Diatom of the month - December 2015: Tursiocola ziemanii

by Luca Marazzi*

‘Who’ is it?
Tursiocola ziemanii is one of three new species described by FIU’s Dr. Thomas Frankovich and colleagues in a recent paper in Phytotaxa, a journal dedicated to the publication of discoveries on the taxonomy of plants, algae, mosses, lichens and fungi. The name was chosen to honor Dr. Joseph C. Zieman (1943–), in recognition of his generous support of diatom research in, and contributions to our understanding of, Florida Bay.

A manatee in South Florida.

Scalebars: a. 5 µm; b)10 µm; Length Range: 20-61 µm;
                         Width Range: 2.4-5.2 µm; Striae in 10 µm: 22-25
Scanning electron microscopy photos of Tursiocola ziemanii in a) valve or face view and b) girdle or lateral view.
Source: Frankovich et al. (2015)

Where does it live?
This diatom lives in a somewhat strange place: on the skin of the West Indian manatee (Trichechus manatus), a familiar ‘face’ in Florida waters! And in very high numbers: in Frankovitch’s study, 90% of all diatoms on the manatee skin were of Tursiocola ziemanii. This diatom probably tolerates large changes in salinity as manatees are migratory mammals who move from freshwater to marine environments1. There are many other epizoic diatoms - that is to say they live on animals like whales, porpoises and even on other small plankton!

Why are we studying it?
There are between 20,000 to 2 million species (!) of diatoms on Earth with many new discoveries under way. About two years ago, Frankovich and colleagues took samples of dried skin from the belly area of a deceased adult female manatee and, after these were treated chemically at the Florida Bay Interagency Science Center (Key Largo), Tursiocola ziemanii, and her diatom ‘sisters’ T. varicopulifera and T. costata were ready to be brought to light under the microscope. Will they become famous as the ‘manatee diatoms’?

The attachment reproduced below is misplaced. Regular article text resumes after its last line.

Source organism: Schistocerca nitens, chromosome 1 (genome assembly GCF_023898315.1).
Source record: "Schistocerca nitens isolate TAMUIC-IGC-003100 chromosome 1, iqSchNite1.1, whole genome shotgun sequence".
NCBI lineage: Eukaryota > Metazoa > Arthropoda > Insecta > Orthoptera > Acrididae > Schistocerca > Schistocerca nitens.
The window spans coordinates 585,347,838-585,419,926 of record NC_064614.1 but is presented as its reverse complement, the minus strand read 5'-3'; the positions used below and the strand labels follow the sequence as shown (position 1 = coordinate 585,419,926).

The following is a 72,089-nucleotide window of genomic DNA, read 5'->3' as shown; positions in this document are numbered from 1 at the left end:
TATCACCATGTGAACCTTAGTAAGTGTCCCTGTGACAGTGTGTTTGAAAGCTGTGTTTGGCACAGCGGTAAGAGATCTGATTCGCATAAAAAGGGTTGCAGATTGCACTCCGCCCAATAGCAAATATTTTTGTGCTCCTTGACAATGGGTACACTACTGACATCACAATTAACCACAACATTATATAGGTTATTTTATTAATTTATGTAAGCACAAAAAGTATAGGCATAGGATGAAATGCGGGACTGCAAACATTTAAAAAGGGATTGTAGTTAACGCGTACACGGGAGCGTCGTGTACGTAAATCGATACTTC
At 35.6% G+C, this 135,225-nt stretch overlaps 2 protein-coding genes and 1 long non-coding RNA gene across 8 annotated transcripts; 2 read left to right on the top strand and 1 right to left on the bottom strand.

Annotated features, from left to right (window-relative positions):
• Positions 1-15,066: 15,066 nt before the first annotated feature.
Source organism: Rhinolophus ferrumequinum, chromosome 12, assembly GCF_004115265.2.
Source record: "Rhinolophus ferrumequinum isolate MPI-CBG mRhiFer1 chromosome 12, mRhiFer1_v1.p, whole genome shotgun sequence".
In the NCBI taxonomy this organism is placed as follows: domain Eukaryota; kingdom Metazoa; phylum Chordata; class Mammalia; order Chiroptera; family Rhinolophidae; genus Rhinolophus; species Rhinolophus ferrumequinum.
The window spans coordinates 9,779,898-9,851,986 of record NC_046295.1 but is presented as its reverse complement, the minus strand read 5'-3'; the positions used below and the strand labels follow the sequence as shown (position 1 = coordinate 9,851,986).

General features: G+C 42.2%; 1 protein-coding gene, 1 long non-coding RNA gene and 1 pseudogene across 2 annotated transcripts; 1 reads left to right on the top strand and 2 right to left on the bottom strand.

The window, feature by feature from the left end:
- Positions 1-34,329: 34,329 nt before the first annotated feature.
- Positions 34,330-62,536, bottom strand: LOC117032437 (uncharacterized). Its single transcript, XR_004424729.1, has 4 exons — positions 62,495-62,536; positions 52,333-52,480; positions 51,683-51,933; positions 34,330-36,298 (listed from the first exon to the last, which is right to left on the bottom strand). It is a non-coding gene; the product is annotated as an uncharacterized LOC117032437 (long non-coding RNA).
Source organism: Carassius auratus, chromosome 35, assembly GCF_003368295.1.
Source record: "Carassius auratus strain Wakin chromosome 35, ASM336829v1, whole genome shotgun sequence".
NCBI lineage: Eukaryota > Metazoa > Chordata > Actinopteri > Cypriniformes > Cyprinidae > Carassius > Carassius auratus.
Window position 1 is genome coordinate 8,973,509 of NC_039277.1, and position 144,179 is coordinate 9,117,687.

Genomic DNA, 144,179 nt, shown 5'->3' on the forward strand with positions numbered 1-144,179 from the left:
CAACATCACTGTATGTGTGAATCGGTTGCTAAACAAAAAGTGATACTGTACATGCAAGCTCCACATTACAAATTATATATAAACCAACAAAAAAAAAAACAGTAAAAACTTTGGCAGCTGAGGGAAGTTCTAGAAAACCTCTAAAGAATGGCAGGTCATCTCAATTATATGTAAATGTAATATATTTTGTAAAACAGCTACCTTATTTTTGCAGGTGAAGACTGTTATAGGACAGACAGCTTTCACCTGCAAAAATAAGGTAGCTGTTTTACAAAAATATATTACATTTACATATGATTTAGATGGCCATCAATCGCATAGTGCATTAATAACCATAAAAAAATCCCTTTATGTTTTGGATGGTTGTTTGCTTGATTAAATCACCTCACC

What can you do?
Diatoms can tell us so much about the historical and present conditions of many environments and allow us to predict how these will change. Their diversity and ability to disperse, live and reproduce in very different places and conditions is fascinating and important. That is why many researchers have been studying these microorganisms since the times of the father of evolutionary thought, Charles Darwin, who once even wondered: “were these created that they might be examined and admired under the high powers of the microscope?. But algae such as diatoms also inspire artists who arrange them in truly amazing compositions, draw, paint and even build sculptures of them!


“Diatoms-Silica” (2015) by Xavier Cortada, FIU Artist In Residence in the College of Architecture & the Arts. Pieces are made of glazed porcelain and rest on glass mosaic tiles.

    Video on Klaus Kemp’s stunning arrangement    
    art. Source: https://vimeo.com/90160649 

The least we can do is get interested and admire these ancient aquatic plants and ‘listen’ to what they tell us - via ecological research- about the environment, its natural cycles and the vast anthropogenic ongoing changes. After all, we would not breathe oxygen if it wasn’t for plants and algae!

* Postdoctoral Associate in Dr. Evelyn Gaiser's lab at Florida International University.

1. Frankovich T.A., Sullivan M.J. & Stacy N.I. (2015) “Three new species of Tursiocola (Bacillariophyta) from the skin of the West Indian manatee”. Phytotaxa 204: 33–48.


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